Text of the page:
Trying to prepare for the oncoming fire, Damon and Darren were on the back of the truck, starting a water spray over them. Pam was inside the cab, but Jennifer was outside the truck and tripped, losing her boot when she fell.
Suddenly the blaze was over them, said Pam on Monday, reliving the horrifying moment. She said she’s the one who was screaming into the radio to report where they were.
Dirt and smoke left visibility at only a few feet, and it took probably a half hour for anyone to find them, said Pam. After going back to the area Monday, she said they had been within 100 feet of where Damon thought they were at the time. But the dirt and smoke made it impossible to navigate Sunday.
The four were taken to the hospital in Yuma, and Jennifer was then transported to the NCMC Burn Unit in Greeley.
According to Pam, Jennifer’s worst injuries are the foot which lost the boot and also her right hip, where they think she might have had a cell phone in her pocket. While close to 25 percent of her body was burned, those two areas are the ones that will probably need skin grafting, said Pam.
Damon was kept overnight at the Yuma hospital and returned home Monday morning. Pam said he has second-degree burns on his right elbow, and his back is burned badly. He has an appointment this week at the burn center to assess his wounds.
Darren had burns on his right eye and his nose. He was released from the hospital Sunday evening.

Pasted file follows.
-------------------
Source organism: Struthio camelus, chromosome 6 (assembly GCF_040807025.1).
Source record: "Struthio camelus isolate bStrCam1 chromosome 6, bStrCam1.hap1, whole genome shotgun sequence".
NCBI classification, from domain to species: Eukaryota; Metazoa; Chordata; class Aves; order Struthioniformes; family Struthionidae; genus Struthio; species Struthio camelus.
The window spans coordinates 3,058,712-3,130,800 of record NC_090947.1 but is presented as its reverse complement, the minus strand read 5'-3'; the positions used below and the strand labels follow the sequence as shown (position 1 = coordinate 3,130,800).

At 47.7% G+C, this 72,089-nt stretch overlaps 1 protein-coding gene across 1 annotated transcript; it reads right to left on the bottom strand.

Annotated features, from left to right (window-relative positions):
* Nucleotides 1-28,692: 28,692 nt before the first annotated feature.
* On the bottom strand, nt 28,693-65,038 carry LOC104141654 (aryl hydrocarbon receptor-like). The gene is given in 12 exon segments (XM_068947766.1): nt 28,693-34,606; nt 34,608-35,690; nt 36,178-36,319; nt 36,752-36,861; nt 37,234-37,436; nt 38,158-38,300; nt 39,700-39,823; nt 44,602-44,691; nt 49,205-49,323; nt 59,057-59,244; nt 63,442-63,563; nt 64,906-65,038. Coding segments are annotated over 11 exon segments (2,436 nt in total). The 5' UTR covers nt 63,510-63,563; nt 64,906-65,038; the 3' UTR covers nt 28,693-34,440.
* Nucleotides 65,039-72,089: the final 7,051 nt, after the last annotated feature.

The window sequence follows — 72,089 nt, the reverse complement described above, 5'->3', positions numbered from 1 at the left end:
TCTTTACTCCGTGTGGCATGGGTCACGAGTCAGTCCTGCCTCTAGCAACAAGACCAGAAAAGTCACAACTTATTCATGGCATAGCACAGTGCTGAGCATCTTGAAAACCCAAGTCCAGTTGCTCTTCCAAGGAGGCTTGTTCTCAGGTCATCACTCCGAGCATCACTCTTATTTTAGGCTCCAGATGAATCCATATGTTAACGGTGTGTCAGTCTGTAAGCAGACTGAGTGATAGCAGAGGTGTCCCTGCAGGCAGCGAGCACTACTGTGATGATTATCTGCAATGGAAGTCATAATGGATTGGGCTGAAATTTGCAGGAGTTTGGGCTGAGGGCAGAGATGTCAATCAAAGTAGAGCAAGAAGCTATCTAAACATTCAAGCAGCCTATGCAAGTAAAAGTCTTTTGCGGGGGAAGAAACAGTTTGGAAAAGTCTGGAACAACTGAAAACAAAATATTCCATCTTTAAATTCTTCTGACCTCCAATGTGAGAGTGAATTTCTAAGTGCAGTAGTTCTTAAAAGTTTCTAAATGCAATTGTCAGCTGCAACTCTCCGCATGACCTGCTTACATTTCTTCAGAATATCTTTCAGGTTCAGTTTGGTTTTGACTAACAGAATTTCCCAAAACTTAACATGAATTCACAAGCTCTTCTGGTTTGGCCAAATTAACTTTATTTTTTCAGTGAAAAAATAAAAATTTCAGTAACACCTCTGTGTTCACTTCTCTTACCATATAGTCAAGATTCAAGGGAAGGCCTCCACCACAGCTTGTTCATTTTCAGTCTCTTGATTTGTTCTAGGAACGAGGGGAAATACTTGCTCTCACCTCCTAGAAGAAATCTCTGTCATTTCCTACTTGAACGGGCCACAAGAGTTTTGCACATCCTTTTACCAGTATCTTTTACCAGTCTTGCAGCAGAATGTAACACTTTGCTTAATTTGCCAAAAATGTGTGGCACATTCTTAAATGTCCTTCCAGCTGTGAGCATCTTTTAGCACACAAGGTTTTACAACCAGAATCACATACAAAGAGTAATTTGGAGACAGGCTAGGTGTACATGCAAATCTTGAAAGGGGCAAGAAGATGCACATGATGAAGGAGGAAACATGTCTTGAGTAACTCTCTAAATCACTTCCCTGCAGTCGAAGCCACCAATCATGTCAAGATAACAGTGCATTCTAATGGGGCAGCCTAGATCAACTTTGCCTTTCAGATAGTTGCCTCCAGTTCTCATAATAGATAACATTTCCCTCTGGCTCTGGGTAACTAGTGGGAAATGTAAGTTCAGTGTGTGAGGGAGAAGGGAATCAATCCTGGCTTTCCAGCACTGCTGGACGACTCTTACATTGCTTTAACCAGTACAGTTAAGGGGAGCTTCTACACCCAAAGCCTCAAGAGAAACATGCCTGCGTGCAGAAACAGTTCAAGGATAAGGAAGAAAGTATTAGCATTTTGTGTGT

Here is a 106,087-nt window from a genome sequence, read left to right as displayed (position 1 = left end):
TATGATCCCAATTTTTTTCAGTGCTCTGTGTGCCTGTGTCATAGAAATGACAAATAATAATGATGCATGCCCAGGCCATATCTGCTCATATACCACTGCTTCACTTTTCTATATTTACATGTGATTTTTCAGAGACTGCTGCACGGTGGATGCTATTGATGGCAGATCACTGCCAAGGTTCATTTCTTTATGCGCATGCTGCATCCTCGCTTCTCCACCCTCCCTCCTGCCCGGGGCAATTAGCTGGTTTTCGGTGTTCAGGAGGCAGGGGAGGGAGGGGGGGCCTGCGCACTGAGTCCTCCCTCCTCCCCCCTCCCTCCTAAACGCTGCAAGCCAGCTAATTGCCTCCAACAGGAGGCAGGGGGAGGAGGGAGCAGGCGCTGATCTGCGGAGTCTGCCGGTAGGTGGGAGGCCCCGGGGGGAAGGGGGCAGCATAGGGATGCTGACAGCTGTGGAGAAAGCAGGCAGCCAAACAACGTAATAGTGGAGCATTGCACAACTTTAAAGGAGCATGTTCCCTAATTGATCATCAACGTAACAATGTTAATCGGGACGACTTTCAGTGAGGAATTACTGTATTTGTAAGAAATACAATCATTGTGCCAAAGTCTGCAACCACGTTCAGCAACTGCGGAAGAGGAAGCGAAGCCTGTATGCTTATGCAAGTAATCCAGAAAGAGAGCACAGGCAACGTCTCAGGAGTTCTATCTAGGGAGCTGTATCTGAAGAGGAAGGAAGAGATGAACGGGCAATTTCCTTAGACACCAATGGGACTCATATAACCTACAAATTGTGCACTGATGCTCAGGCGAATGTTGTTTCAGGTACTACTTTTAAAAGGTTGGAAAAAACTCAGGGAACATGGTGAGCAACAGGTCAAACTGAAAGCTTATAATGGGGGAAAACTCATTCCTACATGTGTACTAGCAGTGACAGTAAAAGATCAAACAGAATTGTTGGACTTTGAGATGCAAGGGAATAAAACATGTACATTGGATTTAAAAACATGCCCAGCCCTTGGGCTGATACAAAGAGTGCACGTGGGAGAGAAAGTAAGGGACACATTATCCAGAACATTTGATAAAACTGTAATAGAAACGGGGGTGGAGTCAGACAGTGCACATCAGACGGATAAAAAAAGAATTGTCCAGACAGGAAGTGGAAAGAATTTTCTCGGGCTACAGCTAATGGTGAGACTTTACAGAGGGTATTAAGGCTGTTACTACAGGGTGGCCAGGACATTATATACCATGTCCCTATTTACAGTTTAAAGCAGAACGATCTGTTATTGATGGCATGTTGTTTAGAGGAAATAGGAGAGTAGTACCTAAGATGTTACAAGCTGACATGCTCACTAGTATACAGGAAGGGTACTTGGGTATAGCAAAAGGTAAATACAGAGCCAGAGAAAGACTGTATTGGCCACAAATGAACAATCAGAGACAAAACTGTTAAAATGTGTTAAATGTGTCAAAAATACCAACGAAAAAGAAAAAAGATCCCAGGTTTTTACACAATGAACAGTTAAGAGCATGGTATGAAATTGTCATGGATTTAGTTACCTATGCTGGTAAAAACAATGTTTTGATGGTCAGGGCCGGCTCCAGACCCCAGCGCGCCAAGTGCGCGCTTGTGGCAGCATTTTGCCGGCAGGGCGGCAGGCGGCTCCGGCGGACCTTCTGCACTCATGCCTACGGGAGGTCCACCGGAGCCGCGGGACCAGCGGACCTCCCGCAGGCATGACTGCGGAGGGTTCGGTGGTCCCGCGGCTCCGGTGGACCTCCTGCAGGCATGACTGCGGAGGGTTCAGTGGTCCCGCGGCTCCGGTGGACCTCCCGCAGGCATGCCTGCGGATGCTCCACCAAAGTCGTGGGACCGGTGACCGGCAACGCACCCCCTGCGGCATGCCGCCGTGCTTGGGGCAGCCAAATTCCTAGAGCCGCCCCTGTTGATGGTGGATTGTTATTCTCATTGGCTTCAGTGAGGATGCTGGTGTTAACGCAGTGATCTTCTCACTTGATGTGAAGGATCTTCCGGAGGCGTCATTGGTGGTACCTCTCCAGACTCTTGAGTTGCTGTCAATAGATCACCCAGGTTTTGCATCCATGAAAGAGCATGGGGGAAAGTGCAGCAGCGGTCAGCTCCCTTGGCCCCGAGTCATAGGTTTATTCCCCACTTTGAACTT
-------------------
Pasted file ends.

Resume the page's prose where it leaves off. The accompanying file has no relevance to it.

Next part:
Sheriff Day emphasized sheer gratitude for the volunteer firefighters and all the entities and organizations that assisted in Sunday’s fire fight.
In addition to the fire departments that were on scene as well as on standby, he said there were countless farmers, neighbors and friends who put themselves in harm’s way to help the residents in the fire’s path.
A controlled CRP burn of corn stalks and grass southeast of Haxtun Sunday morning was reportedly already out when the wind picked up that afternoon, according to Haxtun Fire Chief Steve Statz.
But a spark was all it took, and the fire ignited at about 2:05 p.m. on Phillips County Road 18 between roads 7 and 9. That location is approximately six miles south and a mile and a half east of Haxtun.
Holyoke, Fleming and Haxtun departments took pumper trucks and about five others in the Tanker Task Force (including Amherst VFD) took water trucks to fight the fire.
Several homes were evacuated and a couple were threatened, but none were lost, said Statz. One quonset caught on fire around the door, but it was extinguished immediately, Statz added.
He said they got tractors and disks out there and finally got the fire contained. Statz estimated Monday about 500-600 acres burned in an area about five miles long by a quarter of a mile wide.
Like Sheriff Day in Yuma County, Statz gave a big shout-out to the community for coming together to help wherever needed in the time of crisis. “Everyone came together to help,” said Statz with sincere appreciation.
Holyoke Enterprise March 22, 2012